Exclusive Interview: Elliot Toby Cable (Dead Again)
What attached you to this movie – DEAD AGAIN?
The way I got involved was pretty novel for me actually. A few years ago, I was in a short film
called “Positive Action”; my character was a young police officer who had to deal with an
infected person (a zombie essentially). The first few years of my career I played a lot of
policemen funnily enough. As far as I’m aware Steven saw the film and reached out from
there. He told me that he had the perfect part for me that he’d seen I could do, but wanted
me to push it further as this was going to be a feature film – no audition or anything! I
absolutely love playing policemen to be honest, it’s always great fun being in all the gear,
the story was interesting – it reminded me of Shaun of the Dead mixed with Hot Fuzz – and I
love a good zombie shoot ‘em up!
Tell us a little about your character, PC BRODY?
I went through a long process with PC Brody, trying to work out who he was and why he
ended up in Little Pitchfield. There was a tonne of background work done, but eventually we
landed on this story that he was the righteous type. Always believed he had the moral high
ground – he lived by the police code and refused to stray from the rules. He was born to be
on the force and would live & die by the badge kinda thing. The reality is, Brody is a great
cop. But the story goes that his uptight attitude and morality rubbed someone up the wrong
way and got him shipped out of the Met Police, down to some rural, backwater town to
teach him a lesson.
It was fun and interesting for me to play a character like that – to go from that extreme end
of the spectrum, to having to throw in the rule book when all hell breaks loose.
How does this character differ from other characters that you’ve played?
There was a really great arc for Brody in this film. It was the first time I’ve played a
character’s story right the way through; his career pretty much starts and ends in Little
Pitchfield. So being able to take on Brody at his most up-tight and confrontational – near
enough fresh out of the academy – into what is eventually him being a team player and
survivor in such a short space of time was a fantastic experience.
What was your most difficult scene? Why?
Some of the scenes in the library were difficult actually for a number of reasons. Firstly, we
had to work out a way to barricade ourselves into the room with the furniture that was in
there, and then find a way to make a barricade that wasn’t too difficult to build and
dismantle; mainly because we had to build it all on camera, so dismantling between takes
couldn’t take too long!
The other reason was there were some very intense scenes in there with a lot of actors in a
confined space and a lot of moving parts. On the flip side, we had a lot of fun in that room;
we had the fantastic Mark Wingett busting the film wide open with a larger-than-life
character. “IT’S THE END OF THE WORLD” was a particularly difficult moment to keep it
How was it working with STEVEN M. SMITH?
It was very intense but a great insight into grassroots filmmaking. Everything was done so
efficiently and quickly that we got this film shot within a week. The great thing with Steven
is he knows what he wants and he can communicate that clearly which is very helpful for
actors. But in equal measure if me, Tony, Mark or one of the other cast members had an
idea, in spite of the time restraints, he was always open to hearing us out and considering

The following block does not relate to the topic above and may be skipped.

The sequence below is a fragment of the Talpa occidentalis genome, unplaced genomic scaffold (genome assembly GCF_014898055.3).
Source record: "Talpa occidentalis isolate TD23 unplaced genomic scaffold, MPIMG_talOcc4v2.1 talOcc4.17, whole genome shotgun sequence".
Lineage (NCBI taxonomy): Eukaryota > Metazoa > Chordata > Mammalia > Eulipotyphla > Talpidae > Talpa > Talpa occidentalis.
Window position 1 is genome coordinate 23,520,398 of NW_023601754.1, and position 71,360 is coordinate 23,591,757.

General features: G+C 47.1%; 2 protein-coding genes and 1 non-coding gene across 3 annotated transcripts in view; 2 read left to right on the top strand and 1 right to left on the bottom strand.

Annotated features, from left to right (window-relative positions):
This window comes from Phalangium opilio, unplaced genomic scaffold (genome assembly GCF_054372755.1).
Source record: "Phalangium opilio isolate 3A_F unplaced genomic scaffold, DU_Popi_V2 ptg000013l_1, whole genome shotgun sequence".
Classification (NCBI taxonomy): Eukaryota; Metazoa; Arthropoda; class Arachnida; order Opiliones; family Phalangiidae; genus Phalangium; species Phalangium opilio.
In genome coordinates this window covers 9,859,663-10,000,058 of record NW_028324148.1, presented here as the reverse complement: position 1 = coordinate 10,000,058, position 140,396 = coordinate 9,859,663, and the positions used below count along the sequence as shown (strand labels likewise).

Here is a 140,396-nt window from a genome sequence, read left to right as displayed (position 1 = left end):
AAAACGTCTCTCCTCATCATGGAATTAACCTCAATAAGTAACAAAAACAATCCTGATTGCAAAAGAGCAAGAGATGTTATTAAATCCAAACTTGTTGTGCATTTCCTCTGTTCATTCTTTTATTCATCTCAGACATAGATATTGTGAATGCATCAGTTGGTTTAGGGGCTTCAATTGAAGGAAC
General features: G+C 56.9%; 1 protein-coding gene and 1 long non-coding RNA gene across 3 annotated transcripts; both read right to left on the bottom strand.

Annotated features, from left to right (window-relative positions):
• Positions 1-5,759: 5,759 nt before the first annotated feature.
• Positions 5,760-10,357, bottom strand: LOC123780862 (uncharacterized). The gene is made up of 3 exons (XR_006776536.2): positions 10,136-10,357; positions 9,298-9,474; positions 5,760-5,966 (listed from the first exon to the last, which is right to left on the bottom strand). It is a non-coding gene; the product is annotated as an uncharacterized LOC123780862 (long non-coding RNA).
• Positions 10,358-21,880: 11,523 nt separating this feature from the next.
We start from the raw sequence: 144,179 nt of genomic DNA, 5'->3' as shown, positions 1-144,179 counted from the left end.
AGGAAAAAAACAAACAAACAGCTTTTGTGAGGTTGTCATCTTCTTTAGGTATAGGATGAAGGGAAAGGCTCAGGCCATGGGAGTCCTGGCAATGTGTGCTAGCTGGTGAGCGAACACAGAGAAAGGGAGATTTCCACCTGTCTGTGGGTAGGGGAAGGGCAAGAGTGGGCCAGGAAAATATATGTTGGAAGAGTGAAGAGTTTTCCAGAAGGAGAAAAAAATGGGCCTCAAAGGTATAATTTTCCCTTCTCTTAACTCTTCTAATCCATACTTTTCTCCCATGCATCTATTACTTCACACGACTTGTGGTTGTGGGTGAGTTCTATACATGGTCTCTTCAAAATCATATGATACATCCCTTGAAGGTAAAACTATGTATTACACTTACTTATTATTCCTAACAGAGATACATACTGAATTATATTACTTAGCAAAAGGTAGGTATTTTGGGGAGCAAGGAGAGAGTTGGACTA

our ideas which really helped to bring us in and make us feel like we were a part of the team.
It was the purest example of a team effort, everyone pulling their weight and sweating for
the production to be finished. I have a lot of respect for Steven and this type of filmmaking.
What was your favorite day on set? Why?
Every day on set with Tony Fadil was brilliant – we got on so well and always made sure we
had fun. Likewise, when Mark stepped onto set for a few days that was always a great
laugh. That being said, the day we had all of the supporting artists come in to be the
zombies has to be the best day for me. Running through an old manor house being chased
by some brilliantly made-up zombies and then shooting them down was like living in a video
game. It was such a unique experience and I really loved it. The SA’s were also so lovely and
generous to everyone on set, they were just so excited to be there – they wanted photos
and everything – they really made Tony and I feel famous!
What movie or event from your childhood turned you on to the film industry?
There was no single event I can remember, but I was always performing when I was a kid –
whether it was jumping around the living room in an imaginary world or singing and dancing
to my parent’s home video camera. So, when I realised you could turn that into a career, I
jumped at it. Naturally, I did a lot of plays as a kid all the way through school, then whilst at
university I discovered filmmaking and have been hooked ever since.
Name your top 3 horror films on all time?
A Quiet Place
Who inspires your creativity?
My friends & family more than anything. I have some really amazing friends who are so
supportive. Likewise, my family support everything I do. So, if anything, my biggest
motivator is trying to impress them and to make them proud. That in itself pushes me to be
better and inspires my creativity.
What’s next for ELLIOT CABLE?
Thanks to COVID, not a lot! I’ve managed to secure a few roles in feature and short films over lockdown
which has been a lifesaver and motivator, but predictably a lot of them are on hold until summer.
However, I was lucky enough to have a small part in an upcoming Marvel film at the end of last year (I
hope I’m allowed to mention this…) which is very exciting! But aside from that I’m currently writing a
few things with my first self-produced short film in production to shoot in March 2021. Otherwise, just
auditions auditions auditions!